Eagle eye isn't needed to spot majestic birds

December 26, 2010 

Bald eagles are putting on quite a show this time of year in and around the Mud Bay estuary at the bottom of Eld Inlet.

While America’s national bird frequents the Mud Bay area with regularity, the number has been simply jaw-dropping of late.

I received a phone message last week from an excited driver who said she stopped her car and counted 30 bald eagles perched in Douglas fir trees and the surrounding salt marsh and mudflats.

Not to be outdone, Eld Inlet resident Kim Merriman pulled over on McKenzie Road southwest of U.S. Highway 101 this month and counted more than 100 bald eagles congregated in and around the Mud Bay tideflats. Some trees hosted a dozen or more eagles, she said.

“It was surreal – almost like looking at decorations strategically perched at the end of every branch of a Christmas tree,” she said. “And that was the case in tree after tree.”

Top-notch South Sound birders, including Black Hills Audubon Society members Whittier Johnson, who lives near Mud Bay, and Bill Tweit, agree there’s a bump in bald eagle abundance in the Mud Bay area this year that coincides with the fall chum salmon run.

I joined Johnson on the BHAS Christmas Bird Count last Sunday. We spotted 17 bald eagles in the Mud Bay area, which is pretty consistent with what Johnson’s been seeing this late fall and early winter.

The higher numbers witnessed by Merriman are not out of the question, Tweit said.

“They definitely follow the salmon,” he said. In other words, if there had been weaker-than-normal chum runs on other Puget Sound rivers and streams, the Mud Bay area, which is fed by chum-bearing Perry and McLane creeks, might have been more inviting to bald eagles this year.

Whatever the reason, it’s been a sight for sore eyes.

SONICS REDUX

Readers were quick to point out this week that my column last Sunday on the upcoming Sonics concert in Olympia contained two errors. One I blame on my suspect memory. The other is borderline inexcusable.

First, the memory lapse. Kimberly Nichols of Lacey wrote to remind me that the Red Carpet teen club in Tacoma was at 5212 South Tacoma Way, not on Pacific Avenue.

“You see, I was there every weekend in ’64-65,” she said. “You never know, we might have danced together!”

Maybe, but I doubt it. I remember having trouble dialing up the courage to ask girls to dance, especially if I didn’t know them.

Tod Monroe and Chris Maun both e-mailed me to point out a glaring error in my column: It was the Northern Irish rock band Them, featuring Van Morrison as lead singer, who get credit for bringing us the rock anthem “Gloria,” not The Kinks.

I knew better: I still have the Them record album featuring “Gloria,” which was penned by a very adolescent-looking Van Morrison. This is the kind of mistake that happens when the writer is scrambling to make deadline and the editor is too young to be familiar with mid-1960s British rock ’n’ roll bands.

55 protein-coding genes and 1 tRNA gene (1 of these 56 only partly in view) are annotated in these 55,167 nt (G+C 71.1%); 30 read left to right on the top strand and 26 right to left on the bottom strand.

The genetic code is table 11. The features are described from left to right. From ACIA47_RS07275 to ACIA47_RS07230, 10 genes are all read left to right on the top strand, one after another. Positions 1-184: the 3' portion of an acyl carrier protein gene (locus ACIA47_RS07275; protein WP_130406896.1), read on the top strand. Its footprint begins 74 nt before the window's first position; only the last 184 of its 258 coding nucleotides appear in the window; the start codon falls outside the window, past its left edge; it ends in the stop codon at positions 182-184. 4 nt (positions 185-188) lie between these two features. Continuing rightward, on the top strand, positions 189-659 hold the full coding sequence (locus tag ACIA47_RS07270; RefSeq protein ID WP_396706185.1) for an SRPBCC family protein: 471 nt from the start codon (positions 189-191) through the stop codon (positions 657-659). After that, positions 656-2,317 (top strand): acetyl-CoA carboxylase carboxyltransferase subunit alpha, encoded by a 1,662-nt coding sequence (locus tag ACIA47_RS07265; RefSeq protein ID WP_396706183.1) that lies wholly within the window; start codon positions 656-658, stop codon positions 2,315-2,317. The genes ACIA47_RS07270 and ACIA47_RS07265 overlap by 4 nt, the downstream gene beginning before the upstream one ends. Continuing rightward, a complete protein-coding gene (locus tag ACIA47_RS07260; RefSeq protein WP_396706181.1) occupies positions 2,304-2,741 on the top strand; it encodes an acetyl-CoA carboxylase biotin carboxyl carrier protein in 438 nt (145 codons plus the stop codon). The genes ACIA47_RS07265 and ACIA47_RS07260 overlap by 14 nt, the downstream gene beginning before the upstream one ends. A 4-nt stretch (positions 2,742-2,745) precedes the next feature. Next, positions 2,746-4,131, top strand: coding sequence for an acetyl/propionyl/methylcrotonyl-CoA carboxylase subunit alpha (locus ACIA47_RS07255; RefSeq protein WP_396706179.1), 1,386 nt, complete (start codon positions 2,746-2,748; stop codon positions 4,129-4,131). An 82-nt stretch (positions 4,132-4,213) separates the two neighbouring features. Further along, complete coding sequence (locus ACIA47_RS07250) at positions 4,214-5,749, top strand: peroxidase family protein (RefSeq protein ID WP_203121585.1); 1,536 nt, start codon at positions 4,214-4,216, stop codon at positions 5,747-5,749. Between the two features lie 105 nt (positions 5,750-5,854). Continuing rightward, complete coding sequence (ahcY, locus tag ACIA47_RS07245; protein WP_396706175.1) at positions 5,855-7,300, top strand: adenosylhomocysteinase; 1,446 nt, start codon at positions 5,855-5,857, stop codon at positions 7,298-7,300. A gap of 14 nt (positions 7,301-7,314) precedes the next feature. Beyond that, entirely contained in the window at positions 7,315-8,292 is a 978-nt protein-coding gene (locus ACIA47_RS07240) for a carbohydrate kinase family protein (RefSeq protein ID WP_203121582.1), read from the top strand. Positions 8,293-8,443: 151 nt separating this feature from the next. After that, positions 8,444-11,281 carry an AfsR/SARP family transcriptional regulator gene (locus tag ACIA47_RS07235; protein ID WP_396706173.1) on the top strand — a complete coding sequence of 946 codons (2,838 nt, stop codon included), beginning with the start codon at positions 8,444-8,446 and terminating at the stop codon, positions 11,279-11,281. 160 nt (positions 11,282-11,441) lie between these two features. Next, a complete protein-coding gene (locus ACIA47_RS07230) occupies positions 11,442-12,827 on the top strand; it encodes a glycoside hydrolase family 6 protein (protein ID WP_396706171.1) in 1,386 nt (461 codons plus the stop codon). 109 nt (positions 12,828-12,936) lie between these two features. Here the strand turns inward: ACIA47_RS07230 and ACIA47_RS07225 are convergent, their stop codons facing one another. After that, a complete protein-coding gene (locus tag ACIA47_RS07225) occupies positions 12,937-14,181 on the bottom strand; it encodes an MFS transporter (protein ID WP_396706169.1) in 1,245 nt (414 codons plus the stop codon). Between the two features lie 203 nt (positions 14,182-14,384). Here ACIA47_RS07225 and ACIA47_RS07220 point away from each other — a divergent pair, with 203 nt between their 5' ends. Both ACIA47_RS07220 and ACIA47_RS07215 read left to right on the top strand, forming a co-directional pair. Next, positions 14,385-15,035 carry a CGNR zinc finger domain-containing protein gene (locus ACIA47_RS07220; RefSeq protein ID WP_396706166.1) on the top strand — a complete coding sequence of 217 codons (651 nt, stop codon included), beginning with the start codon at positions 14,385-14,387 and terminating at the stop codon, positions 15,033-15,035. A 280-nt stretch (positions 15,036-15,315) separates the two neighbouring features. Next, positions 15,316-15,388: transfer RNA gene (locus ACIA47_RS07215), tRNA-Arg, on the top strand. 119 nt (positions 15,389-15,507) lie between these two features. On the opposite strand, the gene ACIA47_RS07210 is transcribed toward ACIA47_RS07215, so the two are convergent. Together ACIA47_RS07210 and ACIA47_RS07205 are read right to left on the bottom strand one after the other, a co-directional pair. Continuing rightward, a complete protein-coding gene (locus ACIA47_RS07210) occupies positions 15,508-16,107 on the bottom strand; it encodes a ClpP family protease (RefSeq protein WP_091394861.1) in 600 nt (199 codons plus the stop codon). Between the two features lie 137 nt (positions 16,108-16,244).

“Gloria” was one of the most heavily covered rock songs of the ’60s. A version recorded by Chicago suburban rock band Shadows of Knight in December 1965 was a big hit on the radio.

“The Shadows were from my neck of the woods and used to play all the teen clubs around my suburb,” Maun recalled.

My column also had Olympia attorney Steve Bean waxing nostalgically about the early days of Pacific Northwest rock ’n’ roll and his prior life as a concert promoter and disc jockey.

“How old were you in 1959 when I brought the first live rock music for teenagers to Olympia?” Bean asked me via e-mail.

The answer: I was 11 and still a little too young to appreciate rock ’n’ roll.

“Instead of going to the (Olympia) Community Center on East Fourth to dance to records at events chaperoned by your parents, I brought Little Bill and the Bluenotes and followed it up with The Wailers to the Eagles and sold the joint out,” Bean recounted. “Of course, it didn’t hurt that I was a deejay and plugged my groups frequently.”

Finally, Mark Kaufman of Olympia Acoustic Music wrote to alert me to a volunteer-run concert series his group started a year ago in a small studio at 418 Washington St. S.E., Olympia, featuring monthly performances by folk/acoustic singers and songwriters playing in an intimate setting (seating approximately 50) for shows that start about 7:30 p.m.

“The shows are usually over in time for you to get to bed shortly after 10 p.m.,” Kaufman said, making note of my self-professed inability to stay up too late.

“If you are still up for more music after your New Year’s Eve soiree, check our website and come for a more mellow evening of folk and acoustic stuff,” he said.

If you want to learn more about past and upcoming concerts, Google “Olympia Acoustic Music.” I plan on doing the same.

John Dodge: 360-754-5444 jdodge@theolympian.com

The Olympian is pleased to provide this opportunity to share information, experiences and observations about what's in the news. Some of the comments may be reprinted elsewhere in the site or in the newspaper. We encourage lively, open debate on the issues of the day, and ask that you refrain from profanity, hate speech, personal comments and remarks that are off point. Thank you for taking the time to offer your thoughts.

Commenting FAQs | Terms of Service